|Elizabeth Berg is the author of the novel ''Home Safe.'' (C. Joyce Ravid)|
A writer in search of words and love
Some of the best fiction plants us in someone else's life and forces us to keep turning the pages no matter how minute the details. Elizabeth Berg, who is expert at that technique, has produced one of her most honest and intimate novels with "Home Safe."
Main character Helen Ames, like Berg, is an accomplished novelist. Helen, who at 60 is also approaching Berg's age, confronts a writer's biggest dilemma. She can no longer put words to paper. At the same time, she is recovering from her husband's unexpected death of barely a year ago.
The story revolves around Helen's search for meaning in life and her contentious yet loving relationship with her 27-year-old daughter, Tessa.
Sucking us in with earthy but elegant prose, Berg immediately stirs empathy for Helen as she toys with the idea of becoming a sales clerk at Anthropologie. Her daughter thinks the idea is ridiculous. Helen, though, is desperate to find something to eradicate her malaise.
"Without her husband or the practice of laying out words on a page, she feels that she spends her days rattling around inside herself; that, whereas she used to be a whole and happy woman, now she is many pieces of battered self, slung together in a sack of skin."
In an October 2008 blog entry on her website, the author says that "Home Safe" is "about a lot of things: a writer who has encountered writer's block in the wake of her husband's death, and who also has found out that her husband withdrew a huge sum of money from their retirement account before he died and she doesn't know why. . . . It's about a controlling mother who won't let up on her daughter and needs to just BACK OFF. . . . It's about understanding that 60 years old is too late to grow up, but hey."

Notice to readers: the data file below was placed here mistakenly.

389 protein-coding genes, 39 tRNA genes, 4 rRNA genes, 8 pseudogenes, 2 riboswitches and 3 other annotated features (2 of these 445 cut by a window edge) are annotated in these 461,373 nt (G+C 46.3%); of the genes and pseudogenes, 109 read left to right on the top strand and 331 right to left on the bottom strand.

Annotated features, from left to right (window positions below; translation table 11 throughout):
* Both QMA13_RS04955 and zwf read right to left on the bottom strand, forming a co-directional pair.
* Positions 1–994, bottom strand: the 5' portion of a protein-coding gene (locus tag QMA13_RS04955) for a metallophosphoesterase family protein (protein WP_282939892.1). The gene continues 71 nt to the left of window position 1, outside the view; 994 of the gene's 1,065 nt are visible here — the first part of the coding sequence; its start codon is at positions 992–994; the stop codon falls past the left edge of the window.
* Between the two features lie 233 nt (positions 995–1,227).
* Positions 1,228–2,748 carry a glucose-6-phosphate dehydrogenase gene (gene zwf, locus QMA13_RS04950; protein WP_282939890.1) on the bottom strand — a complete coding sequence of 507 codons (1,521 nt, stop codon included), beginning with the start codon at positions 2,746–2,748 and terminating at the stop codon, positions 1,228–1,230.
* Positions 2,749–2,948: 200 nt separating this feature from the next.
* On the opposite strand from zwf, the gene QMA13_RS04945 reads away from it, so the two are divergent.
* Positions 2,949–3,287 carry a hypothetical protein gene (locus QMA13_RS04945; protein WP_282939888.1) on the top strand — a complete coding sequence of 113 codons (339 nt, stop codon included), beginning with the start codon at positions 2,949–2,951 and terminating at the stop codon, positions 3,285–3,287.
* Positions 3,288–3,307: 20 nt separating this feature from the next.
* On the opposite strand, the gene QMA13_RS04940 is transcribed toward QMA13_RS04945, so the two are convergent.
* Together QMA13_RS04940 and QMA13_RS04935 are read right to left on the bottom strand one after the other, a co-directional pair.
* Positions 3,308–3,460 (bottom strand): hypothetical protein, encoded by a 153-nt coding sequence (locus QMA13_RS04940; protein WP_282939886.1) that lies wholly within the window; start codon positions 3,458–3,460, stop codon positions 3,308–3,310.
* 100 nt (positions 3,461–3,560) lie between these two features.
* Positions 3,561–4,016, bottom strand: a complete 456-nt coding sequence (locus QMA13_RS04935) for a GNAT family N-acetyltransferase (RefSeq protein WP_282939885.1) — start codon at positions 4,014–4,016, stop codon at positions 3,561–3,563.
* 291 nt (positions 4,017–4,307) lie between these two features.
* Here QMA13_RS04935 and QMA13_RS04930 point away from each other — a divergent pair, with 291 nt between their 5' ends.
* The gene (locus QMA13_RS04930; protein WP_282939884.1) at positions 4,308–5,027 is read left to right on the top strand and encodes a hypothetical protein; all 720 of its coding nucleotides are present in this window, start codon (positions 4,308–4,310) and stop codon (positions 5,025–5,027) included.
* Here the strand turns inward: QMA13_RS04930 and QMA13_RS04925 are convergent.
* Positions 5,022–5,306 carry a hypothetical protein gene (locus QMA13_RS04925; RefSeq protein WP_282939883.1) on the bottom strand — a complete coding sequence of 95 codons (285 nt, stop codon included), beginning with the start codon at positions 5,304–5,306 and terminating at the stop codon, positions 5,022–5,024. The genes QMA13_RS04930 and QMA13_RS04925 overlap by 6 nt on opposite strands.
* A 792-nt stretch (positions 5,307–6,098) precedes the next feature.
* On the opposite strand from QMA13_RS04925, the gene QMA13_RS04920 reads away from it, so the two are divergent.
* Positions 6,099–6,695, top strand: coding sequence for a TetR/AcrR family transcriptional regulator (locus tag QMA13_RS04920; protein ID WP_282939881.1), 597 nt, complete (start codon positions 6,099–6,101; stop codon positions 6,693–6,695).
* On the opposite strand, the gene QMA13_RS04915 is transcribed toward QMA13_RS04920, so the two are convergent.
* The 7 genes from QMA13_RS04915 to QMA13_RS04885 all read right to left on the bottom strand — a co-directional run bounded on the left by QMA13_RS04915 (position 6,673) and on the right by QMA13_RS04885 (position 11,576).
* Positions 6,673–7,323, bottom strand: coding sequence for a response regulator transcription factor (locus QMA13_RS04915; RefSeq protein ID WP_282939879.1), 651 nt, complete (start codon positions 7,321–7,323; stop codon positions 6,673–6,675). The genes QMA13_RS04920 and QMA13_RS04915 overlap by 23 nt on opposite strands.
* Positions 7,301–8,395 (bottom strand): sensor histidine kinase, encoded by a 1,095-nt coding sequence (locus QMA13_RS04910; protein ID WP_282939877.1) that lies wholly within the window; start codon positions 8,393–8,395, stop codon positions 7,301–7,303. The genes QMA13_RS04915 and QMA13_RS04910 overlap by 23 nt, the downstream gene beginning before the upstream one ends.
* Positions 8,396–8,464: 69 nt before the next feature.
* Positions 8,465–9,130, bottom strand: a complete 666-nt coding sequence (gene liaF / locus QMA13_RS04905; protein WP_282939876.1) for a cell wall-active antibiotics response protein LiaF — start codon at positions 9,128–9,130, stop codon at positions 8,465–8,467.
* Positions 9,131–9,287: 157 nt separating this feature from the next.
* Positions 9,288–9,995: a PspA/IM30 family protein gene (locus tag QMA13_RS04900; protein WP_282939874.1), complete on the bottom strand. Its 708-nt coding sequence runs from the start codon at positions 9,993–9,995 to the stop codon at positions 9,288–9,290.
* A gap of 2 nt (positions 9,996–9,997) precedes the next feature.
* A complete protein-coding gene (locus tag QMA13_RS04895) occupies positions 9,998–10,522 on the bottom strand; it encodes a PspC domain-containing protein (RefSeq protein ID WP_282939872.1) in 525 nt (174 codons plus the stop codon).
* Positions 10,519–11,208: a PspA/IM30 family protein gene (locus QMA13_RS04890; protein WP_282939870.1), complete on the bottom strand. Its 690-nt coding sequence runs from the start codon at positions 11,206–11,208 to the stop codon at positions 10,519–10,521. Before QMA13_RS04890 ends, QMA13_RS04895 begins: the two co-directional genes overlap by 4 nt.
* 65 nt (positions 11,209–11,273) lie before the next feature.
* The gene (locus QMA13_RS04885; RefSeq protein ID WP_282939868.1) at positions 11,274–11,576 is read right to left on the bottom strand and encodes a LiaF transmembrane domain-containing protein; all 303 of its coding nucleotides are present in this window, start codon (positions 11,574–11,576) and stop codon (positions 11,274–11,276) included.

One flaw in the novel is that the plot occasionally rambles. The beginning describes Helen's penchant for writing at age 9 and how she recorded her memories of a classmate's drowning and the bereaved mother. Berg writes a vivid scene that seems to carry huge importance, yet the incident never resurfaces.
The book at times becomes part novel, part writing workshop. Helen does not get the job at the clothing store so she agrees to teach writing to a group of adults. In these fictional classes, Berg incorporates some of the same exercises she put in her nonfiction work, "Escaping Into the Open: The Art of Writing True." She also includes some of the fictional students' writing samples, stalling the plot some.
Helen's epiphany in class one day leads to one of the book's most poignant passages. "She watches them eagerly scribble their assignment down, and becomes aware of some kind of spreading warmth inside her. At first she is alarmed, wondering what that is. But then she recognizes it. Happiness."
The writing is simple, beautiful, and ever so real. The conversations of Helen, her daughter, and all of the book's characters seem genuine. You can envision Berg sitting with a notepad eavesdropping on people in a coffee shop, the same practice Helen suggests to her students.
A writer of so many readable gems, Berg again has shown her deftness.
Linda K. Werthheimer, a freelance writer in Lexington, is the Globe's former education editor.